Calgary has a pretty strong defense, led by James Norris Memorial Trophy winner Mark Giordano, so making the roster won't be easy for MacDonald.

The Flyers bought out MacDonald for better cap flexibility and to open the door for some of their younger defensemen to take the next step. With the additions of Matt Niskanen and Justin Braun, the Flyers have solid, accomplished guys to augment the younger group of Shayne Gostisbehere, Ivan Provorov, Travis Sanheim, Philippe Myers, Robert Hagg and Samuel Morin.

"This guy is a consummate professional," Flyers general manager Chuck Fletcher said of MacDonald in June. "We asked a lot of Andrew and by that I mean he was a player that played the left side, played the right side, he'd be a healthy scratch and then we'd put him back in the lineup. We asked him to play with young players and mentor them and bring stability to our back end.

"He's just a quality person and a guy that played a very effective two-way game for our team, but we are in a cap world and we made that tough decision today to try reallocate some of those dollars to maximize our chance to stay in the hunt on some players."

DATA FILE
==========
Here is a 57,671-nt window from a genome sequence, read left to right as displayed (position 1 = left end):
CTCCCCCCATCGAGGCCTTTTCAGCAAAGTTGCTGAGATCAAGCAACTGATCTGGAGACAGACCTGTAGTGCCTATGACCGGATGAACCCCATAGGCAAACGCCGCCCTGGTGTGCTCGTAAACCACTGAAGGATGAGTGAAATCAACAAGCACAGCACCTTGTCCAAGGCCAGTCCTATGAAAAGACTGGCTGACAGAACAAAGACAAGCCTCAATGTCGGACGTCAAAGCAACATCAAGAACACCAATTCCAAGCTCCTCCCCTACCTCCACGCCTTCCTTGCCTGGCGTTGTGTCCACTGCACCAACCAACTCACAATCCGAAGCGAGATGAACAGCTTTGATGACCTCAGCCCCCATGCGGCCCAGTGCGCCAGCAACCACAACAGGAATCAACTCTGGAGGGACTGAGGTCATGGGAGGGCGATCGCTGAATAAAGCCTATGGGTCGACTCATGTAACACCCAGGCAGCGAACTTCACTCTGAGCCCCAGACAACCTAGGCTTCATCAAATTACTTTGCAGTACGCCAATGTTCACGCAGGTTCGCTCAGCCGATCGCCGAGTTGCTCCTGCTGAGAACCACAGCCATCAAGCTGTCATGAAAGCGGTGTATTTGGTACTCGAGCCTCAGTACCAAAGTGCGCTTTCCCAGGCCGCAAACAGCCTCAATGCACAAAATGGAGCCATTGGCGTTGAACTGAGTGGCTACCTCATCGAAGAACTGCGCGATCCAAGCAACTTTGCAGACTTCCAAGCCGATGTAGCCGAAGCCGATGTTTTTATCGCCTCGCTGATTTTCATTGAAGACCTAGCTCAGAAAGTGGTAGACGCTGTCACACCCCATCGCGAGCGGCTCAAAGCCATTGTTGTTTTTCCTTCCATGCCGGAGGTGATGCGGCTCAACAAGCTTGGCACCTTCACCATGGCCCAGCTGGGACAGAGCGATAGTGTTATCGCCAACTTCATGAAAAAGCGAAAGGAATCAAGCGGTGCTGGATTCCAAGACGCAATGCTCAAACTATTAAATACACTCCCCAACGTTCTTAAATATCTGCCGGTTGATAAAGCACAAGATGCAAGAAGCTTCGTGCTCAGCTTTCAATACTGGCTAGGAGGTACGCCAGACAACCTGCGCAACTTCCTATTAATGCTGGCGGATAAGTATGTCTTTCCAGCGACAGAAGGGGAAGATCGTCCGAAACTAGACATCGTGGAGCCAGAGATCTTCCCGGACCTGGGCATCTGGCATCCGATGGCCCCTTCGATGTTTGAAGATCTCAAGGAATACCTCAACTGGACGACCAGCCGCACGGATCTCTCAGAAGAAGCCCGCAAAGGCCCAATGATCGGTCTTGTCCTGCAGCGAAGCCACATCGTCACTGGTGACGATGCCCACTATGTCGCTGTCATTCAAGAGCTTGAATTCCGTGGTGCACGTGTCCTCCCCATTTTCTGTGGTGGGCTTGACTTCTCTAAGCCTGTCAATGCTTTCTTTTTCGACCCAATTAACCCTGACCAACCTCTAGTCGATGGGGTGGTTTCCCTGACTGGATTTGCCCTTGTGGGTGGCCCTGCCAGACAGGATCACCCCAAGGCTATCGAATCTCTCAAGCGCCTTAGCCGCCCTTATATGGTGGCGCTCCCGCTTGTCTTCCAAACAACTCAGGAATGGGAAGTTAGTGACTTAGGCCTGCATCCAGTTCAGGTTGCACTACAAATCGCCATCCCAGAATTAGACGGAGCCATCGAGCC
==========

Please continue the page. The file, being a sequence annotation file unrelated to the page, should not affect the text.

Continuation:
The Flyers will pay MacDonald $1,916,667 in 2019-20 and 2020-21.

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Little boy preciously confuses Flyers mascot Gritty for Cookie Monster

Little boy preciously confuses Flyers mascot Gritty for Cookie Monster

Gritty will take this as a compliment.

After all, who doesn't love Cookie Monster? The big, blue, furry creature eats cookies for all three meals of the day — that's living.

Gritty knows how to live, too. The Flyers' mascot was confused for the Sesame Street character by an adorable little boy admiring Cookie Mon--err, Gritty on the cover of Philadelphia Magazine.

The video was posted on Twitter Tuesday morning by @shegabstoomuch.

"Whoaaaaaa," the little boy says in awe.

"Wow, who is that?" he's asked.

"Cookie Monster!"

Tremendous.

Gritty will not endure a sophomore slump in 2019-20. He has been working on his figure this summer, staying in shape for the upcoming season.

Does he sneak in a cookie from time to time? Of course he does.

So our little guy wasn't far off.


(Eric Hartline/USA Today Images)